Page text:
In the discriminant validity test on other demographic variables, Chinese girls had higher mean scores in the oral health and functional well-being subscales. Korean girls also showed small but significant increases in COHIP scores [24]. But the results were inconsistent in other countries [20],[25]. These inconsistent results may show a distinctive characteristic for the OHRQoL assessment of children in East Asia that should be further assessed in future studies. In line with previous works [20],[24], children of lower socioeconomic status from rural schools were found to have significantly lower OHRQoL scores in the overall COHIP-SF 19 and two subscales but not the socio-emotional well-being score.

A limitation in the present cross-sectional study was the unbalanced and non-random sample. Although the sample size was large enough [32], replication of the findings in a random representative sample is essential. Furthermore, longitudinal studies are required to estimate longitudinal validity and responsiveness of these measurements. Additionally, this OHRQoL instrument is intended for use in clinical trails to evaluate its sensitivity to clincial outcomes and minimal clinically important changes (e.g., malocclusion). For this purpose, a further study on the OHRQoL of Chinese school-age childern with malocclusion who are seeking treatment will be soon performed in China.

Conclusion

The Chinese version of COHIP-SF 19 was successfully developed following a standard procedure for cross-cultural adaptation of an OHRQoL instrument. Meanwhile, the internal reliability, retest reliability, discriminant validity and convergent validity of the scale has been confirmed in a community sample of Chinese school-age children. With the high prevalence of oral impacts in school-age children and a lower OHRQoL among children from rural areas, the OHRQoL instrument should play a more important role in future clinical studies, epidemiological surveys and potential public health policy in China.

Abbreviations

COHIP-SF 19: 

Child Oral Health Impact Profile-Short Form 19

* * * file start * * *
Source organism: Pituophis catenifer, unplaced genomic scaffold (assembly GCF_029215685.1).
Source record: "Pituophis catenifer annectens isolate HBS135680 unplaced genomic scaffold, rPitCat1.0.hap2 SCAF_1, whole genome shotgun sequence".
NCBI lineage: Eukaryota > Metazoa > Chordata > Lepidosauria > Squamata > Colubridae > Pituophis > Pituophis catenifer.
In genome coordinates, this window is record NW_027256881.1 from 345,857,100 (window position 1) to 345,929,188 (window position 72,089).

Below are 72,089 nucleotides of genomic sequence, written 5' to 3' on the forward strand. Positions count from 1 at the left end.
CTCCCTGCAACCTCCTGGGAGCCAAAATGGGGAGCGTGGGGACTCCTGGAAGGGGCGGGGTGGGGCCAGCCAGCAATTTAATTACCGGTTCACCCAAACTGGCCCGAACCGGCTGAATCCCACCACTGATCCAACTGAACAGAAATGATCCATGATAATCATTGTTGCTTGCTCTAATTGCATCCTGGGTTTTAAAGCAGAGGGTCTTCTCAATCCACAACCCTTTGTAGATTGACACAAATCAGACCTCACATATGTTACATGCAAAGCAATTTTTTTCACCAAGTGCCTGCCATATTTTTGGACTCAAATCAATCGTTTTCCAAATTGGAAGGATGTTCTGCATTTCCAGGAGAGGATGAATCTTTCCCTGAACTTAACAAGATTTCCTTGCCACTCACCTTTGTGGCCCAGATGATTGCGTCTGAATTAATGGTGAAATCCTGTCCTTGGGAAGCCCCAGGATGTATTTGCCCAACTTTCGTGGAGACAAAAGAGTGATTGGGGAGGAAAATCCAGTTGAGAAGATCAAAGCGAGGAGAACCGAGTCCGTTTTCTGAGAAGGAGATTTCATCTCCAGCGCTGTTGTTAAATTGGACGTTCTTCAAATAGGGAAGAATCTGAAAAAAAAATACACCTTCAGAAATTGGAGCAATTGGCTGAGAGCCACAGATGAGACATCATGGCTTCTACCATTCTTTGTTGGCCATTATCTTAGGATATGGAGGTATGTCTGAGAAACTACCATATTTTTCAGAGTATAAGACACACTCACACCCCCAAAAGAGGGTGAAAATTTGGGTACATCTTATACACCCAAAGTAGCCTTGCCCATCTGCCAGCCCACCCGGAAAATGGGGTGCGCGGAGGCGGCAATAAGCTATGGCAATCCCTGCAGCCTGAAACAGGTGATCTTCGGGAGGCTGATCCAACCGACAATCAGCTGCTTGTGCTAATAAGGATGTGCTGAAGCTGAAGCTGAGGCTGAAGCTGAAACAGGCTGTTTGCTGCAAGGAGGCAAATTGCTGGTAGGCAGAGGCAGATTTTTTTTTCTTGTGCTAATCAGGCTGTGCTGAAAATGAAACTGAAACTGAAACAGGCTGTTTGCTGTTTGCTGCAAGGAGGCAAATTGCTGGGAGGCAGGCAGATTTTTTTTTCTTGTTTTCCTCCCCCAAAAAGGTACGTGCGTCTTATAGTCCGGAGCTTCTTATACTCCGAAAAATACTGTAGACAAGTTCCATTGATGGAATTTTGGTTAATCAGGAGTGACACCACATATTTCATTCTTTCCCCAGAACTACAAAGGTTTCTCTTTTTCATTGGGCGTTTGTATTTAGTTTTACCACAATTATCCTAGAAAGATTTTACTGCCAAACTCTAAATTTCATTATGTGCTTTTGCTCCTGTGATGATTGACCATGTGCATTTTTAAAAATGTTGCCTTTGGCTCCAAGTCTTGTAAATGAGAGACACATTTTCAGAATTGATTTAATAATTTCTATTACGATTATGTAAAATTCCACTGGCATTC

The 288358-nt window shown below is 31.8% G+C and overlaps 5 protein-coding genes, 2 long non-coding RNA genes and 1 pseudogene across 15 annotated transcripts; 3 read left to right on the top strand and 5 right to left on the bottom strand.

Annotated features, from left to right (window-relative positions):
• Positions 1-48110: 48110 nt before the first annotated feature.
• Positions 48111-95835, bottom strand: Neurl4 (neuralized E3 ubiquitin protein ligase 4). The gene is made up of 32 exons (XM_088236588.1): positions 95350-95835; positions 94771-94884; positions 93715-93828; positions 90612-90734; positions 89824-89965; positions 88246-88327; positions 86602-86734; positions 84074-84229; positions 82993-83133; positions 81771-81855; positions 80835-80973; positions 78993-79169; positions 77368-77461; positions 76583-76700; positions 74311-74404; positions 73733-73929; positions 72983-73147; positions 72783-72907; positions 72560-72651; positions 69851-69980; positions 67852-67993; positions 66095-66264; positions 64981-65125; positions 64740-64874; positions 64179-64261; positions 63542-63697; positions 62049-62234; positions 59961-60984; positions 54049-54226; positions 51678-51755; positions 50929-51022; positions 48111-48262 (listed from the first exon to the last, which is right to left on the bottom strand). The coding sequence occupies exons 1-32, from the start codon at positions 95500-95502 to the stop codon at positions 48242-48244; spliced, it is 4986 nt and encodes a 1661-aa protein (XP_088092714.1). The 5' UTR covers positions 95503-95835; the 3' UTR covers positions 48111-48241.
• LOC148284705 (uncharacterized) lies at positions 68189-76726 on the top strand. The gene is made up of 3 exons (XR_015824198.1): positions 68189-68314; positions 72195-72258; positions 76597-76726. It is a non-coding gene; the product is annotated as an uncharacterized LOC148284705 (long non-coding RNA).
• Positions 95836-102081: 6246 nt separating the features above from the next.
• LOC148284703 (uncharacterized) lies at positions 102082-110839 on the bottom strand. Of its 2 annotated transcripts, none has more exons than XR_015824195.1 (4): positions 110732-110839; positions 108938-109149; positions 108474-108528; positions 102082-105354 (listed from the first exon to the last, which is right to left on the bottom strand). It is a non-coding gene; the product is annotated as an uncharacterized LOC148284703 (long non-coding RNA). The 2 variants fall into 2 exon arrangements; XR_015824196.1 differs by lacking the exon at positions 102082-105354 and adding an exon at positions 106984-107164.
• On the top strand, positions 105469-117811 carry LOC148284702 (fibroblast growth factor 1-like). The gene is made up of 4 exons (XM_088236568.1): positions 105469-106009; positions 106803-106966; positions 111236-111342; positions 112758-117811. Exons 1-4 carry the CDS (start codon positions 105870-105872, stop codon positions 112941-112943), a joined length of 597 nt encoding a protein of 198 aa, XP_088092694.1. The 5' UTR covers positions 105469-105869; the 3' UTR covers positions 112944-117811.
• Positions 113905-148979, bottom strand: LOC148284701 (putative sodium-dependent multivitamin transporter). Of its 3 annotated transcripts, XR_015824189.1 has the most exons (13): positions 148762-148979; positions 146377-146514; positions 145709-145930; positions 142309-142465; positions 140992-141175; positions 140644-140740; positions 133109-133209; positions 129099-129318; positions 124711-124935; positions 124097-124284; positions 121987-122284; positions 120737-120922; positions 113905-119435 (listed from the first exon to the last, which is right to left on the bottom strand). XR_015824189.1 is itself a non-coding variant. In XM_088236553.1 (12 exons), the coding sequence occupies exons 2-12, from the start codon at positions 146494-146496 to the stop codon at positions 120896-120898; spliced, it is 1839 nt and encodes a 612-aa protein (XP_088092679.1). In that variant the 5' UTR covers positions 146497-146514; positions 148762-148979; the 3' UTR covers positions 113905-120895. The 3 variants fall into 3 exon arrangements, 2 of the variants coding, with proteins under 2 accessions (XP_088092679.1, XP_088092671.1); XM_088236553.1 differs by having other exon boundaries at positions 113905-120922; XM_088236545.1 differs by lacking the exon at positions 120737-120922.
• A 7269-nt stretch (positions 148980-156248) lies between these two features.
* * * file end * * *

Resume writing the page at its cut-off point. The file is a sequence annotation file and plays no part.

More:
OHRQoL: 

Oral health-related quality of life

ICC: 

Intra-class correlation coefficient

CPQ: 

Child Perception Questionnaire

ECOHIS: 

Early Childhood Oral Health Impact Score

POQL: 

Pediatric Oral Health-related Quality of Life

Child-OIDP: 

Child Oral Impacts on Daily Performance

SOHO-5: 

Scale of Oral Health Outcomes for 5-year-old children

COHIP: 

Child Oral Health Impact Profile

US: 

United States

dt: 

the number of decayed deciduous teeth

DT: 

the number of decayed permanent teeth

WHO: 

World Health Organization

Declarations

Acknowledgements

The authors wish to thank all the children and their parents for participanting in the study and Dr. Hillary L. Broder’s assistance with the development of the Chinese version COHIP-SF 19. We also thank Xu Wang, Weiting Xu and Guoxing Zhao for undertaking translations of the instrument. In addition, we acknowledge Zhenghong Ren for assisting in development of the COHIP-SF 19 and analysis and interpretation of data.

Authors’ Affiliations

(1)
Department of Pediatric Dentistry, Peking University School and Hospital of Stomatology
(2)
Center of Stomatology, Peking University Hospital

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© Li et al.; licensee BioMed Central Ltd. 2014

This article is published under license to BioMed Central Ltd. This is an Open Access article distributed under the terms of the Creative Commons Attribution License (http://creativecommons.org/licenses/by/4.0), which permits unrestricted use, distribution, and reproduction in any medium, provided the original work is properly credited. The Creative Commons Public Domain Dedication waiver (http://creativecommons.org/publicdomain/zero/1.0/) applies to the data made available in this article, unless otherwise stated.